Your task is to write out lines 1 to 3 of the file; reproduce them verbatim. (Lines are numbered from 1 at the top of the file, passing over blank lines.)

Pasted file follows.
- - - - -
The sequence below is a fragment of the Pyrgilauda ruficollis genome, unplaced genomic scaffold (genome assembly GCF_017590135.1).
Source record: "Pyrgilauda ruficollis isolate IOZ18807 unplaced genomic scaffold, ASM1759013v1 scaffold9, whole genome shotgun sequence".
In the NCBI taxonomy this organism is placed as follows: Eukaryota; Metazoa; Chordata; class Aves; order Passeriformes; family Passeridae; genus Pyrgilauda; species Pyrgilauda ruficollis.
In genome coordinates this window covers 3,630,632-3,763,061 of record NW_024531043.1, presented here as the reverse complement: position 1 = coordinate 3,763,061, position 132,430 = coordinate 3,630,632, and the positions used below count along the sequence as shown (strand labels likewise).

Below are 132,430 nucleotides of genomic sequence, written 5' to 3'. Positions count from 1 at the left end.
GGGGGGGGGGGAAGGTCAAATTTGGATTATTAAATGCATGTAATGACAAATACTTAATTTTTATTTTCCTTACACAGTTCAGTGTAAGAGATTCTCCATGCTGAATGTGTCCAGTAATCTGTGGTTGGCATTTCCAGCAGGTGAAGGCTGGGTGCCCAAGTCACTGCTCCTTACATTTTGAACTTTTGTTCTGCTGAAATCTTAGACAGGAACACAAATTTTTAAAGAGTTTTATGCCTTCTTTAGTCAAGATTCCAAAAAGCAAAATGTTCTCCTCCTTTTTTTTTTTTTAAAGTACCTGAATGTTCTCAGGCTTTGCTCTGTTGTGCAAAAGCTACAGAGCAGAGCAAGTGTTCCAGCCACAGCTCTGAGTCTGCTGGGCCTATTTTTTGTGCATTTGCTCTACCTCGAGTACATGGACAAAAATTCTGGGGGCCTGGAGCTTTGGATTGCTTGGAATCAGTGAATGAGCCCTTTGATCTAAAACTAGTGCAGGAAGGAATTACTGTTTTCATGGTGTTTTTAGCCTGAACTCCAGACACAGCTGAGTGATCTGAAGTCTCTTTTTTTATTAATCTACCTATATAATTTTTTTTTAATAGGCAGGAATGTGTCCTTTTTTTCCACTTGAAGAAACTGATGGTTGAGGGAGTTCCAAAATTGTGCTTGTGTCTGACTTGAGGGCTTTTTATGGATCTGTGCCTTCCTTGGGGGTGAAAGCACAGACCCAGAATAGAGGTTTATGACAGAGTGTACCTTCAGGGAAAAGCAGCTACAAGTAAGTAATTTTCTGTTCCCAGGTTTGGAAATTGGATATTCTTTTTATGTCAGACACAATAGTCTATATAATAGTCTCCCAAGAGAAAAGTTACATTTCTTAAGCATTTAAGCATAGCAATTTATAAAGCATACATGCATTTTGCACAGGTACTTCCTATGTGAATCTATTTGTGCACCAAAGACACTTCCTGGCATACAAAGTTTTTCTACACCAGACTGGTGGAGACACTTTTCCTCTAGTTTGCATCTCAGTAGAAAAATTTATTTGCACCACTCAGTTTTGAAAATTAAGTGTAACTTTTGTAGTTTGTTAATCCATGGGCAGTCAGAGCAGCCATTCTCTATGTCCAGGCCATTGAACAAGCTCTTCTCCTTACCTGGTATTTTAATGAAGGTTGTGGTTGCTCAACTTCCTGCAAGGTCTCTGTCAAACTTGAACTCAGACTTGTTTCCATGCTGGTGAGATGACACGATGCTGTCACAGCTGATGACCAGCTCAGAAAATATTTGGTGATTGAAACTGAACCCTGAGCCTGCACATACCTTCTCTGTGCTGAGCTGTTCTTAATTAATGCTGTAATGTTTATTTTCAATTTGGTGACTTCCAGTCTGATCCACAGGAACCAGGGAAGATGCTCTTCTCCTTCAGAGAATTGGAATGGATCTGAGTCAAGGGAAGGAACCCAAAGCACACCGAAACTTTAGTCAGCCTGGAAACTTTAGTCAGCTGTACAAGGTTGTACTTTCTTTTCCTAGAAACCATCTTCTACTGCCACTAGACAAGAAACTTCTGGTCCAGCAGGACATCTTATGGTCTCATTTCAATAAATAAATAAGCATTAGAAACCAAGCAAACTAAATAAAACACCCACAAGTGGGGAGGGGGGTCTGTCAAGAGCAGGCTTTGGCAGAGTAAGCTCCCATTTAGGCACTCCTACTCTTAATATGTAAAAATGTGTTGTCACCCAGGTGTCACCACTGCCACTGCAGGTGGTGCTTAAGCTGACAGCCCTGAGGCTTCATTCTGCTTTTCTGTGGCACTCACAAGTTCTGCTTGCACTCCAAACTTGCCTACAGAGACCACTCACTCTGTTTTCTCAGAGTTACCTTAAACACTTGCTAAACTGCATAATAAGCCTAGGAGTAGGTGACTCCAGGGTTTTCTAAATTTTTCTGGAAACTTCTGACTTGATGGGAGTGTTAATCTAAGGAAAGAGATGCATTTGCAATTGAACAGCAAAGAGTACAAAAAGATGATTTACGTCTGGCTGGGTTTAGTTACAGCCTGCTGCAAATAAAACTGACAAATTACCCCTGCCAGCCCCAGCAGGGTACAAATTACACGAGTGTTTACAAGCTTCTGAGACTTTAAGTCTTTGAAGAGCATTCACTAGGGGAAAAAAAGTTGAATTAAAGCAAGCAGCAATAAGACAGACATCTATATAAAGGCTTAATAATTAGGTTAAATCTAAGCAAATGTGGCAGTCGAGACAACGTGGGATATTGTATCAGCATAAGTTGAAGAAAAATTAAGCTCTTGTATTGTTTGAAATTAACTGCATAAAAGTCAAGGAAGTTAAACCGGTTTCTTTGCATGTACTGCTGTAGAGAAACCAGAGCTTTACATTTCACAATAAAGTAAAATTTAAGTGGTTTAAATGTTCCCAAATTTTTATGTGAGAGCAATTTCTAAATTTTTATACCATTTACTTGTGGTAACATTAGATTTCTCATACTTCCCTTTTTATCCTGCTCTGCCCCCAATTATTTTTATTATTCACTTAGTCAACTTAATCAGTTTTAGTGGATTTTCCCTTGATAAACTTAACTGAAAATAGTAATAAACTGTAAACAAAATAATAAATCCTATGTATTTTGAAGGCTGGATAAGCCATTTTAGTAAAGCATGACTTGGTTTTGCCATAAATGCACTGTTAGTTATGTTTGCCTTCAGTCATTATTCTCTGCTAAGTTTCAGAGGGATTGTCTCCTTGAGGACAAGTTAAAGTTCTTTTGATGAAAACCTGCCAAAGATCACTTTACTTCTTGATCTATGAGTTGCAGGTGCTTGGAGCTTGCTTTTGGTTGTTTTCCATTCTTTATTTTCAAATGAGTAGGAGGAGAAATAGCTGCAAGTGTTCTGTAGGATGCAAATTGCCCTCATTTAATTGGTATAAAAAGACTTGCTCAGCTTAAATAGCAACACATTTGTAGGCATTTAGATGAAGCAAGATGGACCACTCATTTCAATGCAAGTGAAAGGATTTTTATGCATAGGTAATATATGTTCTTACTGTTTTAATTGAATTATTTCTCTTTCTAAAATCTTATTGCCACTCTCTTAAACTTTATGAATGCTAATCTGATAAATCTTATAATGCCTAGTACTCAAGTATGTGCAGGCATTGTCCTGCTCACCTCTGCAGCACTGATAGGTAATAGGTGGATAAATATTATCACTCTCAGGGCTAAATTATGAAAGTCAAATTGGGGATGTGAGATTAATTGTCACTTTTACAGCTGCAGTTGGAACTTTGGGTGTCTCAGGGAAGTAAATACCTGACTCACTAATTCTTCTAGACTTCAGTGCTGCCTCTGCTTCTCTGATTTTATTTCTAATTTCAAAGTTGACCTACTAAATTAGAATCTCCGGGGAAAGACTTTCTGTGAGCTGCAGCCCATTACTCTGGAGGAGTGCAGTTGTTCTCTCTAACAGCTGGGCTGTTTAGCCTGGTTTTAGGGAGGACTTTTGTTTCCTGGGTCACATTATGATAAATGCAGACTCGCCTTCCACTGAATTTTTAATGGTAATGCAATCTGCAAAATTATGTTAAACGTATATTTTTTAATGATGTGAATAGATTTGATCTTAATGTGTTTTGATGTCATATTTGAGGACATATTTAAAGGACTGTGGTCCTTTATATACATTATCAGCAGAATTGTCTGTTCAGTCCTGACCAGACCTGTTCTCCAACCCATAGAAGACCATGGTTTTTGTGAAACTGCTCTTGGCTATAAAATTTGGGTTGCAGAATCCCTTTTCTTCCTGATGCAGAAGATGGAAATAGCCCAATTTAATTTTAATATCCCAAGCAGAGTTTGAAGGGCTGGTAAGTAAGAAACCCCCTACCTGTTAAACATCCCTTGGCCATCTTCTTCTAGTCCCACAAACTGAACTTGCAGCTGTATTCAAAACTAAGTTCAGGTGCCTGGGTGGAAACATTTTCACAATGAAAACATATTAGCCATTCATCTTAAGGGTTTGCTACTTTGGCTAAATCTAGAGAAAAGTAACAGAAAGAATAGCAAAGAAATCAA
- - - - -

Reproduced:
The sequence below is a fragment of the Pyrgilauda ruficollis genome, unplaced genomic scaffold (genome assembly GCF_017590135.1).
Source record: "Pyrgilauda ruficollis isolate IOZ18807 unplaced genomic scaffold, ASM1759013v1 scaffold9, whole genome shotgun sequence".
In the NCBI taxonomy this organism is placed as follows: Eukaryota; Metazoa; Chordata; class Aves; order Passeriformes; family Passeridae; genus Pyrgilauda; species Pyrgilauda ruficollis.